Tracey is 15 years old. Her home life is unstable, to say the least. Her father calls his children “accidents” and her depressed mother spends all her time smoking in front of the television. Discovering that Tracey has hypnotised her brother Sonny into believing that he is a dog, Tracey’s parents pack her off to the shrink. Tortured by puberty, Tracy is tormented at school by the other pupils. She seeks refuge in a dream world, where she imagines herself to be a rock star and movie queen. Billy Zero plays a large role in her dreams, but, although Tracey has fallen in love with this new boy at school, he doesn’t even acknowledge her existence. When Sonny disappears without a trace one day, Tracey puts all of this behind her in order to go out and look for him. Her search soon turns into an increasingly nightmarish odyssey. In the city she meets rent boy Lance,
who entices her into a seedy bar. When Lance gets involved in a fight, Tracey bursts out into the wintry night and, haunted by images of Sonny, collapses in a dark alley. Lance saves her from the approaching blizzard and takes her home with him. A few days later a hoodlum turns up, wanting Lance to return the money he owes him. Unable to pay up, Lance receives a brutal beating which only stops when he offers him Tracey instead of the money he owes him. After a violent struggle, the girl only just manages to escape – clad in no more than a shower curtain. This is how the viewer first encounters Tracey at the beginning of the film. But her story is by no means over.
The Tracey Fragments returned from the Berlin International Film Festival a winner, with sold-out screenings, sales and having earned the Manfred Salzgeber Prize. The Prize is dedicated to Manfred Salzgeber, the former Panorama director, who helped shape the Berlinale profile. A jury of three chooses a film "that broadens the boundaries of cinema today" from amongst the entries to the Panorama programme. The prize caps off a fantastic world premiere for the film with warm receptions by the Berlinale audiences. Bruce McDonald reported that the experience “surpassed our expectations” and regarding the award: “I am so honoured on behalf of the ‘Tracey’ team to win a prize for innovative filmmaking. It’s an amazing end to a great festival”.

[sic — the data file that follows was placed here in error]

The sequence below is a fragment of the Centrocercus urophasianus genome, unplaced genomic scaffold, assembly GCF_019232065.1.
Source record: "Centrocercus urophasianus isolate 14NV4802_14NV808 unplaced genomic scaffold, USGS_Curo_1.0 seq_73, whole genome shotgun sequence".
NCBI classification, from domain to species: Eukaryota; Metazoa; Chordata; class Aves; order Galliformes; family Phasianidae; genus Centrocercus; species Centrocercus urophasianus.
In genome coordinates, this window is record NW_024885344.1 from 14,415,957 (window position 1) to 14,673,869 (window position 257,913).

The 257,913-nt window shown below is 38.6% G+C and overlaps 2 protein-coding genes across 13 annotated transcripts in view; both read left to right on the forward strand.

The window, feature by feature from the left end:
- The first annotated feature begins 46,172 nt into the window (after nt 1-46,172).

- Manfred-Salzgeber-Prize (Bruce McDonald, 57th Berlin International Film Festival 2007)
- Best Canadian Feature Film (Bruce McDonald, Canadian Award 2007, Atlantic Film Festival)
- Best Canadian Actress (Ellen Page, Canadian Award, 2007, Atlantic Film Festival)
- Best Director (Bruce McDonald, Canadian Award 2007, Atlantic Film Festival)
- Canada's Top Ten Films of 2007
- Best Actress in a Canadian Film (Ellen Page, VFCC Award, 2008 Vancouver Film Critics Circle)
- Genie Award (Academy of Canadian Cinema and Television, 28th Annual Genie Awards, 28th January 2008)
- Polly Award for Best Editing (4th Annual Polished Apple Awards, 26th February 2009)
- First feature film to use Mondrian multi-frame compositions for the entire length
- Filmed in just 14 days, but took 9 months to edit
- Ellen Page’s affection for the Patti Smith album Horses turned the title song into one of the film’s major metaphors
- “I’m very proud of this movie, having a great team including the astonishing talent of Ellen Page, to bring the story to life. The Tracey Fragments pushes the boundaries of cinematic language, using multi-frame to dazzling effect. Our main objective was to be emotional, not just stylish. We hope you truly experience this film, get inside the dizzy heart of Tracey Berkowitz and be a part of her journey.”
(director Bruce McDonald on the movie)
- “I think you do have to be careful for your mind and your body. When I was shooting Tracey there were days where you start losing it a bit.” [...] “I listen to music a lot when I work. I make a different playlist for each character that I play. And Tracey’s was, actually, really great.”